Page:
WASHINGTON (AP) — Second presidential terms are never easy — even for George Washington.
More often, they're fraught with peril, frequently marred by scandal, failure, hubris, and burnout, and souring relations with Congress.
President Barack Obama acknowledges the dangers of overreach but vows to steer cautiously. The odds are against him.
He's the 20th U.S. president to serve all or parts of two terms. Most of the others have encountered setbacks and frustrations.
He's also the third in a row to win a second four-year term. Both predecessors stumbled.
President Bill Clinton was impeached by the House over lying about an affair with White House intern Monica Lewinsky, although the Senate declined to remove him from office. President George W. Bush failed to get a big Social Security overhaul through Congress and was slammed for his handling of Hurricane Katrina and growing voter anxiety over the Iraq and Afghanistan wars.
From Inauguration Day, a second term president's influence and power begin to ebb.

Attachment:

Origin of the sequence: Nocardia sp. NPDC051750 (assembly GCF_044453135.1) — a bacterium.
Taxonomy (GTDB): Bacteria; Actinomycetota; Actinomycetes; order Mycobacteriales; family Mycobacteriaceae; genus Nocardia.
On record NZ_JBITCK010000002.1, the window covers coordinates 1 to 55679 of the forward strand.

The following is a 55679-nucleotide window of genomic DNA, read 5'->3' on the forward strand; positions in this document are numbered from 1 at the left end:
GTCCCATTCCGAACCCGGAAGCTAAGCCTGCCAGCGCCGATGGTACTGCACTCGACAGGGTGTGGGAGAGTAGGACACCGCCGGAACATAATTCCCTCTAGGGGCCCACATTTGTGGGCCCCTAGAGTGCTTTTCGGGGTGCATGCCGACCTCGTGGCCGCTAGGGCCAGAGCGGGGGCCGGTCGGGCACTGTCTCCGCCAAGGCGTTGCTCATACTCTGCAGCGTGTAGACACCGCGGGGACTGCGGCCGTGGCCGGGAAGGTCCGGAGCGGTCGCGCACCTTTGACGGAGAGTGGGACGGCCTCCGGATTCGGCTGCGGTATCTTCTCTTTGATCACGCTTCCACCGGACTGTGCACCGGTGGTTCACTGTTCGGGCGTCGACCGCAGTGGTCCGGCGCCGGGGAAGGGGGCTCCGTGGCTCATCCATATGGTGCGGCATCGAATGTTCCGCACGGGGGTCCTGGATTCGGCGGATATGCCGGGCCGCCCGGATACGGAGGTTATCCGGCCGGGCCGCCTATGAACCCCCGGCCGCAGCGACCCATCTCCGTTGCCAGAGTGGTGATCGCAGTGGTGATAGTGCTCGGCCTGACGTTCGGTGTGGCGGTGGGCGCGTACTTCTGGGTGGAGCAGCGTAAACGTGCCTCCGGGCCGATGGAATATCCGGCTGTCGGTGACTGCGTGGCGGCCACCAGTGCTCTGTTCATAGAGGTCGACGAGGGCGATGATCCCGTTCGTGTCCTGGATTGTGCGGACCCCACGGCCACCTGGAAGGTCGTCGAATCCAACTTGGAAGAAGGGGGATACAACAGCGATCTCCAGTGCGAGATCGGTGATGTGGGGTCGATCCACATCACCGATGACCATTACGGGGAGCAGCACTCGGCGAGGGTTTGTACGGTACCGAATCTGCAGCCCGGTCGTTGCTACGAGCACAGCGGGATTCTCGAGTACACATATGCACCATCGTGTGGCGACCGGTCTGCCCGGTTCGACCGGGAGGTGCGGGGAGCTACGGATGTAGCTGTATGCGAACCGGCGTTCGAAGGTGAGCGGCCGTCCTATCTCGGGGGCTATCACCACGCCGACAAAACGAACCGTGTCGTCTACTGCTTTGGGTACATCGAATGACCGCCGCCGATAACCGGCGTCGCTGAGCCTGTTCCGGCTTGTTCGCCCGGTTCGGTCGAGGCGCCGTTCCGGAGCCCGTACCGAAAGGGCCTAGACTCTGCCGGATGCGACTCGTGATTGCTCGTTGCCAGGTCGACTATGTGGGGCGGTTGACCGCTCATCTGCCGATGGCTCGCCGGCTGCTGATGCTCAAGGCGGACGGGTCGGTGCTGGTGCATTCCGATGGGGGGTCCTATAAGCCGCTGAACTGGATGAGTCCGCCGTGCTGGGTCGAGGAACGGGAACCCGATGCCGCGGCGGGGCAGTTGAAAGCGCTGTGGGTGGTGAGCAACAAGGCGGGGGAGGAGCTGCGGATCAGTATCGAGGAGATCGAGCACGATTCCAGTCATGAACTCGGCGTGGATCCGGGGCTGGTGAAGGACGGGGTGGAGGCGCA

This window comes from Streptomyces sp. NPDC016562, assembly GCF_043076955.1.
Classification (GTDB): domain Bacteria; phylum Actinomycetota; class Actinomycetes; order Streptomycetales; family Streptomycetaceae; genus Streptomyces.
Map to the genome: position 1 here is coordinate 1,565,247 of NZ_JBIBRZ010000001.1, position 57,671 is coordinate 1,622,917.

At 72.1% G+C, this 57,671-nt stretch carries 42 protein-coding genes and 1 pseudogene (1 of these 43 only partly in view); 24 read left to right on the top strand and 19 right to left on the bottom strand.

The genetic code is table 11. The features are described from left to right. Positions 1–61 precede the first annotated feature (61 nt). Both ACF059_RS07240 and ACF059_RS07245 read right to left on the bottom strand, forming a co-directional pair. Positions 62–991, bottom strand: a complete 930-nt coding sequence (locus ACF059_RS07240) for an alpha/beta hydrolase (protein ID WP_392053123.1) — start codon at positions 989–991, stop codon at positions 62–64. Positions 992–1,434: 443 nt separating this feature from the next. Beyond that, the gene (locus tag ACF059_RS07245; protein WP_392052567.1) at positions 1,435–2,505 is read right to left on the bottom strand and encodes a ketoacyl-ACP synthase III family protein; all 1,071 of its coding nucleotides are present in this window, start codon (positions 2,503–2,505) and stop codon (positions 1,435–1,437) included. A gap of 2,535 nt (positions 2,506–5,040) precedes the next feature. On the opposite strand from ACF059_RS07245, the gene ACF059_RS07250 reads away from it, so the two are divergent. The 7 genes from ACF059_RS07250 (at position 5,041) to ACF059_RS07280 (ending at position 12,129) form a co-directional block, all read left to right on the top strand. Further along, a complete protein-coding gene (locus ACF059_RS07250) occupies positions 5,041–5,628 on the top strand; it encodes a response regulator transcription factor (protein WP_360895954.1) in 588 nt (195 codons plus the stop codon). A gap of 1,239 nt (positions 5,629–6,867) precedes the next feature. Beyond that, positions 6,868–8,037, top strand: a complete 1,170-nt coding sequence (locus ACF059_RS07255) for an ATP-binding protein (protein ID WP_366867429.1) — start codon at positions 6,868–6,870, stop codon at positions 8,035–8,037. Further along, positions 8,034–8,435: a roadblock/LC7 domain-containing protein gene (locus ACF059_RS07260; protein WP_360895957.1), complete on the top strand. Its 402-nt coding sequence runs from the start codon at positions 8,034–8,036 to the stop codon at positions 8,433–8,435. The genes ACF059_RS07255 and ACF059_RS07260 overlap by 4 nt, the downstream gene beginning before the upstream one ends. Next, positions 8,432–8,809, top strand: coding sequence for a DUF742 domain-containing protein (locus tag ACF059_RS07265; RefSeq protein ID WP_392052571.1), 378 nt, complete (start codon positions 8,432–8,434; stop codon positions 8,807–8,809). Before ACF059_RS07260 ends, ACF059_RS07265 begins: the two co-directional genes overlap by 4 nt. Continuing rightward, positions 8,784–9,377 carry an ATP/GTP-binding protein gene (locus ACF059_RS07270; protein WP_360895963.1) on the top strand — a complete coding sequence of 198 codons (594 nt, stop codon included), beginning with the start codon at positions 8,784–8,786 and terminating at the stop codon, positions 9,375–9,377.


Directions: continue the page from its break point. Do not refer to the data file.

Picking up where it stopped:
"It's called fatigue, people burn out. Typically, the top people are recruited for the first term. For the second term, you kind of go to the bench," said Ross Baker, a political science professor at Rutgers University. "It's a little less illustrious than the starting lineup. You're going to get more people perhaps a little less sure-footed. That's putting it, perhaps, mildly."
There's something of a political Continental Divide with second terms. At some point everybody's attention starts flowing in the other direction as those in both parties start shifting their focus to the next election.